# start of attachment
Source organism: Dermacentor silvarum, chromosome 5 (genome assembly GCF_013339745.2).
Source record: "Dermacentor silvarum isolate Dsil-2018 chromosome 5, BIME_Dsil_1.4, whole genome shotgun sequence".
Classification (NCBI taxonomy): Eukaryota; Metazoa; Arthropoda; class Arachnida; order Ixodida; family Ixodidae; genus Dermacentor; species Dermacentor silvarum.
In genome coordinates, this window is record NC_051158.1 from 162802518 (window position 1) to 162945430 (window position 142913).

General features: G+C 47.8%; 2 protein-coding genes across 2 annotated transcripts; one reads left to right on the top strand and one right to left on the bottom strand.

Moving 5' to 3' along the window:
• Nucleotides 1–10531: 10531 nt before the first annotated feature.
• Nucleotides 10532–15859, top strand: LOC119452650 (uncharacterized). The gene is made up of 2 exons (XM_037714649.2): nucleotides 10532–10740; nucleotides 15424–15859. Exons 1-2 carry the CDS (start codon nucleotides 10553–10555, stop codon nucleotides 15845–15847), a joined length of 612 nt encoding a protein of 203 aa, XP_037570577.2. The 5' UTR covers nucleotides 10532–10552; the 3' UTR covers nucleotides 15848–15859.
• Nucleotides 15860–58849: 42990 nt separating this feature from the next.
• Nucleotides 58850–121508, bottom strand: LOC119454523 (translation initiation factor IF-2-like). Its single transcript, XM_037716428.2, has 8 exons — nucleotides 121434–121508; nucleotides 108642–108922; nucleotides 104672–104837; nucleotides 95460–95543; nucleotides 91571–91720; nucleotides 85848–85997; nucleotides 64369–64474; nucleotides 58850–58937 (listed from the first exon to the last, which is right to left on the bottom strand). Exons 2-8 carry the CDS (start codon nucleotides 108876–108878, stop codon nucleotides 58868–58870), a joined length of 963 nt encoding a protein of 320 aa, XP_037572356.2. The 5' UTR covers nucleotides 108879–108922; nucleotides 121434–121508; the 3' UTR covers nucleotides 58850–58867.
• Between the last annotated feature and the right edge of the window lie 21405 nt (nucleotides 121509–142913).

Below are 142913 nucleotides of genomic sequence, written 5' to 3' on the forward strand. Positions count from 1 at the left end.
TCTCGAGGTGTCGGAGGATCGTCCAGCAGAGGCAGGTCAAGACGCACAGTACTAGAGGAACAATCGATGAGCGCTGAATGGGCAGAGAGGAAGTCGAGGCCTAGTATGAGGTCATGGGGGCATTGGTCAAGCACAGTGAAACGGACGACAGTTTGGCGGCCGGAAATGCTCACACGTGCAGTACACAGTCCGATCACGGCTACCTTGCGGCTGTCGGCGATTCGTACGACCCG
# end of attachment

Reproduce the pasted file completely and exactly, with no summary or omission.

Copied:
Source organism: Dermacentor silvarum, chromosome 5 (genome assembly GCF_013339745.2).
Source record: "Dermacentor silvarum isolate Dsil-2018 chromosome 5, BIME_Dsil_1.4, whole genome shotgun sequence".
Classification (NCBI taxonomy): Eukaryota; Metazoa; Arthropoda; class Arachnida; order Ixodida; family Ixodidae; genus Dermacentor; species Dermacentor silvarum.
In genome coordinates, this window is record NC_051158.1 from 162802518 (window position 1) to 162945430 (window position 142913).

General features: G+C 47.8%; 2 protein-coding genes across 2 annotated transcripts; one reads left to right on the top strand and one right to left on the bottom strand.

Moving 5' to 3' along the window:
• Nucleotides 1–10531: 10531 nt before the first annotated feature.
• Nucleotides 10532–15859, top strand: LOC119452650 (uncharacterized). The gene is made up of 2 exons (XM_037714649.2): nucleotides 10532–10740; nucleotides 15424–15859. Exons 1-2 carry the CDS (start codon nucleotides 10553–10555, stop codon nucleotides 15845–15847), a joined length of 612 nt encoding a protein of 203 aa, XP_037570577.2. The 5' UTR covers nucleotides 10532–10552; the 3' UTR covers nucleotides 15848–15859.
• Nucleotides 15860–58849: 42990 nt separating this feature from the next.
• Nucleotides 58850–121508, bottom strand: LOC119454523 (translation initiation factor IF-2-like). Its single transcript, XM_037716428.2, has 8 exons — nucleotides 121434–121508; nucleotides 108642–108922; nucleotides 104672–104837; nucleotides 95460–95543; nucleotides 91571–91720; nucleotides 85848–85997; nucleotides 64369–64474; nucleotides 58850–58937 (listed from the first exon to the last, which is right to left on the bottom strand). Exons 2-8 carry the CDS (start codon nucleotides 108876–108878, stop codon nucleotides 58868–58870), a joined length of 963 nt encoding a protein of 320 aa, XP_037572356.2. The 5' UTR covers nucleotides 108879–108922; nucleotides 121434–121508; the 3' UTR covers nucleotides 58850–58867.
• Between the last annotated feature and the right edge of the window lie 21405 nt (nucleotides 121509–142913).

Below are 142913 nucleotides of genomic sequence, written 5' to 3' on the forward strand. Positions count from 1 at the left end.
TCTCGAGGTGTCGGAGGATCGTCCAGCAGAGGCAGGTCAAGACGCACAGTACTAGAGGAACAATCGATGAGCGCTGAATGGGCAGAGAGGAAGTCGAGGCCTAGTATGAGGTCATGGGGGCATTGGTCAAGCACAGTGAAACGGACGACAGTTTGGCGGCCGGAAATGCTCACACGTGCAGTACACAGTCCGATCACGGCTACCTTGCGGCTGTCGGCGATTCGTACGACCCG